2020 Mercedes-Benz EQC

Mercedes’ Tesla-fight­ing EQC has the goods to be an at­trac­tive al­ter­na­tive to burn­ing gaso­line

Calgary Sun - Autonet - - FRONT PAGE - driv­ing.ca/pho­tos

STOCK­HOLM — Af­ter an­nounc­ing its new EQ (Elec­tric In­tel­li­gence) sub­brand at the 2016 Paris Mo­tor Show, Mercedes-Benz picked Stock­holm to launch the first of what it prom­ises will be an elec­tri­fy­ing lineup. It will in­clude ev­ery­thing from the Smart EQ to a full­size sedan and some sports cars; in all there will be 10 mod­els by 2022.

The world pre­miere of the EQC crossover ush­ers in a ride with an avant-garde de­sign that blends the look of a tra­di­tional SUV with that of a raked-roof crossover. It also has the elec­tric where­withal to get rid of range anx­i­ety.

Out­wardly, the look is dom­i­nated by the light­ing. The LED head­lights are linked by a thin light bar that traces the lead­ing edge of the hood, and Mercedes’ three-pointed star in the grille is il­lu­mi­nated. At the back, it is more of the same, with the LED tail lights be­ing linked by an­other thin light bar.

The cabin also turns away from what’s found in the EQC’s gas-pow­ered siblings. While it shares the two 10.25-inch screens for the in­stru­men­ta­tion and Mercedes-Benz User Ex­pe­ri­ence (MBUX) in­fo­tain­ment sys­tem, it dif­fers in the fact it de­liv­ers in-depth de­tails on power con­sump­tion, range and driv­ing habits. The in­stru­men­ta­tion is con­fig­urable and changes colour ac­cord­ing to what’s hap­pen­ing, glow­ing red un­der hard ac­cel­er­a­tion and turn­ing ice blue when the sys­tem is re­coup­ing oth­er­wise wasted en­ergy.

Us­ing the EQ Ready app, the driver can mon­i­tor the charg­ing progress, pre­con­di­tion the cabin, and plan a trip. The app au­to­mat­i­cally in­cludes any nec­es­sary charg­ing stops, if re­quired to com­plete the drive.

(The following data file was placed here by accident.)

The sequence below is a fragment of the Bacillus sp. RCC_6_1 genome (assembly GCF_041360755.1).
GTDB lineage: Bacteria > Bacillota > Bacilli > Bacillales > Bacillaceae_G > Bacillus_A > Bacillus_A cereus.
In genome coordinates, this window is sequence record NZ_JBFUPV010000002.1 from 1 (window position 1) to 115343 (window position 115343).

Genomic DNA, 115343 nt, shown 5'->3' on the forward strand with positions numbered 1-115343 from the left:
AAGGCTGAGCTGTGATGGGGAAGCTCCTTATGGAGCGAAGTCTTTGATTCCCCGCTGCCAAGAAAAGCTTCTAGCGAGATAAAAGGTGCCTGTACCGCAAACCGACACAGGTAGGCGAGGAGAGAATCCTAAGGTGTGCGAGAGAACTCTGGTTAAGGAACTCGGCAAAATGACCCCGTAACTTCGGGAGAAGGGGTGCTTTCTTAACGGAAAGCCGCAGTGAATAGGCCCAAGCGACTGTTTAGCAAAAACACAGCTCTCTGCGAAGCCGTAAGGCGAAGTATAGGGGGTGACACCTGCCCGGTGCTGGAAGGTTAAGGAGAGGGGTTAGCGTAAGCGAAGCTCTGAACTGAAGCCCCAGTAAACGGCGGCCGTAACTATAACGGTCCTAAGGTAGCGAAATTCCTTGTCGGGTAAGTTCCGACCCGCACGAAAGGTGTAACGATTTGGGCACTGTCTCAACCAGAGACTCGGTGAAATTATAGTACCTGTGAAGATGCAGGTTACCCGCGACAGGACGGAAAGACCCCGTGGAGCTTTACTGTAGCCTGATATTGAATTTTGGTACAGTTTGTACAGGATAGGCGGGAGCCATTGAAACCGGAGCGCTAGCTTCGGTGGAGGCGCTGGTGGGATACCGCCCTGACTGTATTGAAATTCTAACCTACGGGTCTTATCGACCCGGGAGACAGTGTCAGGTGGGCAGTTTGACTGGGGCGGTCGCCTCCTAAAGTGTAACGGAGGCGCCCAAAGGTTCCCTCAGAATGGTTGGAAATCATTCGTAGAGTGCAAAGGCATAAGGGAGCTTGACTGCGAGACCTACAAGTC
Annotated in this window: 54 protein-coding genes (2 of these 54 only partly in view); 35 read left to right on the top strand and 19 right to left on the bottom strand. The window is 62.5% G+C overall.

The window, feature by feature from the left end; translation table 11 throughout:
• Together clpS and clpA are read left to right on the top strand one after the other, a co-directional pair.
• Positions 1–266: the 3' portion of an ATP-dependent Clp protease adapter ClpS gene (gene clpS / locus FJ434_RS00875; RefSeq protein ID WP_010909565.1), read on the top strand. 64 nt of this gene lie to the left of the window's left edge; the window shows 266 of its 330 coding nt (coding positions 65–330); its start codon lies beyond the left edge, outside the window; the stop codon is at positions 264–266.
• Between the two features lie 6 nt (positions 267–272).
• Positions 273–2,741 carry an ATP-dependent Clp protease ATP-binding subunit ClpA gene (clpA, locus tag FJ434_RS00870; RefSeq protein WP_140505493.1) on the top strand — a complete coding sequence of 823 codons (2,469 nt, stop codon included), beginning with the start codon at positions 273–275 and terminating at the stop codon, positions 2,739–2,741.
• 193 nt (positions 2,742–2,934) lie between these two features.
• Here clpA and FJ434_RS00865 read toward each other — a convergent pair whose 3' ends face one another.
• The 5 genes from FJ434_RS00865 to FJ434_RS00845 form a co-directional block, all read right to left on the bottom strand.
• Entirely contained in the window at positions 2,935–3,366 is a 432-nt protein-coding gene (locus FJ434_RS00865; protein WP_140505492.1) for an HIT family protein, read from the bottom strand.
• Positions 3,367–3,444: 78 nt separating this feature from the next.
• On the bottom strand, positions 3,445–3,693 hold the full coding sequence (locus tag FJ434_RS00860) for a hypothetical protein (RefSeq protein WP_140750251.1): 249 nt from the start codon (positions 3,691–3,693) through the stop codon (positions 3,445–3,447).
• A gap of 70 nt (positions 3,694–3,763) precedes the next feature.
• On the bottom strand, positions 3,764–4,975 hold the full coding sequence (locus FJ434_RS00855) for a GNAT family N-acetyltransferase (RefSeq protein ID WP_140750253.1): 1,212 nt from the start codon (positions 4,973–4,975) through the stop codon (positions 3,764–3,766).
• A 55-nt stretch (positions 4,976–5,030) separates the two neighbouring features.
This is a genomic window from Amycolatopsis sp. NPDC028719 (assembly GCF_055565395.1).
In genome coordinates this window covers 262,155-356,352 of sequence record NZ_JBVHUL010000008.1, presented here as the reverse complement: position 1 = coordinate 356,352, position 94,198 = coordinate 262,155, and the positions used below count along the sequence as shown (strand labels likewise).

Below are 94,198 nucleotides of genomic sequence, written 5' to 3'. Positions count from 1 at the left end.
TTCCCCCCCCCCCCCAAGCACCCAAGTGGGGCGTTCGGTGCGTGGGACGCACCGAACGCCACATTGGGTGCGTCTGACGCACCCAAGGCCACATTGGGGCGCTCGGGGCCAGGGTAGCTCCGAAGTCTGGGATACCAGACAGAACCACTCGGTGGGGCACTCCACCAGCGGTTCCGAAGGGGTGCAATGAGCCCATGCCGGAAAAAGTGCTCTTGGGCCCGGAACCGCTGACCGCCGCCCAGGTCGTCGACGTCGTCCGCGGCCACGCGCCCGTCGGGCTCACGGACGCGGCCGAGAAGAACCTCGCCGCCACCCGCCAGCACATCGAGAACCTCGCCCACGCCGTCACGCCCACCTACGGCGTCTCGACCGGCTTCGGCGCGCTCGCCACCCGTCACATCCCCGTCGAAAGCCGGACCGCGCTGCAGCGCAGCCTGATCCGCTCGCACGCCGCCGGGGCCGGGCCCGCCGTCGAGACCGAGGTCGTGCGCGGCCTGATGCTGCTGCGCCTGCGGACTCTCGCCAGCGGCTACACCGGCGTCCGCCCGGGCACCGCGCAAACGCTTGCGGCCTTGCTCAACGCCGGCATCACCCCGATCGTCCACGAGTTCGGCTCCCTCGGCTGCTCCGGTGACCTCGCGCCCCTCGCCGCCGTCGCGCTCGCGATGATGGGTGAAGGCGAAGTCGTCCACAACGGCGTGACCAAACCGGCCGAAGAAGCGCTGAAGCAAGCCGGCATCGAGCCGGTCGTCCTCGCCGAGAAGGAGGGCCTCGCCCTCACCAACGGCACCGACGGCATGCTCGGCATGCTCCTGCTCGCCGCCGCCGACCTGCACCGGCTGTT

The key to the EQC is the new mod­u­lar ar­chi­tec­ture that houses the main bat­tery in a crash-pro­tected safety cell. The 80 kWh lithium-ion bat­tery con­sumes the en­tire floor, with the bat­tery man­age­ment sys­tem re­sid­ing un­der the rear seat. The sub­stan­tial bat­tery — it tips the scales at 650 kilo­grams, which helps ex­plain the EQC’s 2,245kg curb weight — de­liv­ers, ac­cord­ing to Euro­pean num­bers, an im­pres­sive elec­tric driv­ing range of 450 kilo­me­tres.

It takes be­tween seven and eight hours to recharge the bat­tery from 10 per cent to full when us­ing a 220-volt out­let. That time drops to just 40 min­utes to recharge to 80 per cent when us­ing a DC fast charger. The bat­tery is war­ranted for eight years or 160,000 km (which­ever comes first), al­though Mercedes was em­phatic that this is a min­i­mum num­ber and most cus­tomers will see a much longer use­ful life.

Two asyn­chro­nous elec­tric mo­tors, one driv­ing each axle, give the EQC all-wheel drive. The front mo­tor is used to pro­vide max­i­mum ef­fi­ciency, while the rear keys on de­liv­er­ing a spir­ited drive. The com­bi­na­tion yields im­pres­sive per­for­mance num­bers. With both mo­tors giv­ing their all, the sys­tem has a net out­put of 402 horse­power and a mighty peak torque of 564 pound-feet, the ma­jor­ity of which shows up for work the in­stant the wheels be­gin to turn. This means the EQC sprints from rest to 100 km/h in 5.1 sec­onds, and it has a sub­stan­tial 1,800-kg tow­ing ca­pac­ity.

To get the best out of the EQC, it has five driv­ing pro­grams: Com­fort (the de­fault set­ting), Max-range, Eco, Sport and a pro­gram that al­lows the driver to set the op­er­at­ing pa­ram­e­ters. In Com­fort, Max-range or Eco, the fo­cus is squarely on driv­ing dis­tance and power con­ser­va­tion. To help the driver get the best from the pow­er­train, Eco As­sist taps into the nav­i­ga­tion sys­tem and traf­fic-sign recog­ni­tion, and uses in­for­ma­tion from the radar and stereo cam­eras to prompt the driver to lift when­ever ap­pro­pri­ate, which helps to max­i­mize the driv­ing range. Sport mode is all about giv­ing the driver peak per­for­mance with­out em­pha­siz­ing driv­ing range — within rea­son. To help the over­all range, the driver can set the re­gen­er­a­tive brak­ing level by us­ing steer­ing wheel-mounted pad­dle shifters and five set­tings. D Auto op­ti­mizes the re­gen­er­a­tion to get the best out of the driv­ing con­di­tions. Then there are D+, which has very lit­tle re­gen, through D, D- and fi­nally D—, which gives the EQC one-pedal driv­ing.

The EQC rides on a dou­ble-wish­bone front and multi-link rear sus­pen­sion with air springs, which gives it au­to­matic load lev­el­ling. The show model had P235/50R20 front and P255/45R20 rear tires, al­though base mod­els will have 19-inch wheels.

The Mercedes-Benz EQC prom­ises to de­liver a bal­anced ap­proach to sus­tain­able mo­bil­ity; it should to be fun to drive while de­liv­er­ing a gen­er­ous driv­ing range. As such, it is set to be­come an at­trac­tive al­ter­na­tive to burn­ing gaso­line. It will go into pro­duc­tion in 2019, with the first Cana­dian units ar­riv­ing in early 2020. Pric­ing and full spec­i­fi­ca­tions will be an­nounced closer to the launch date.

2020 Mercedes-Benz EQC.

GRAEME FLETCHER/DRIV­ING

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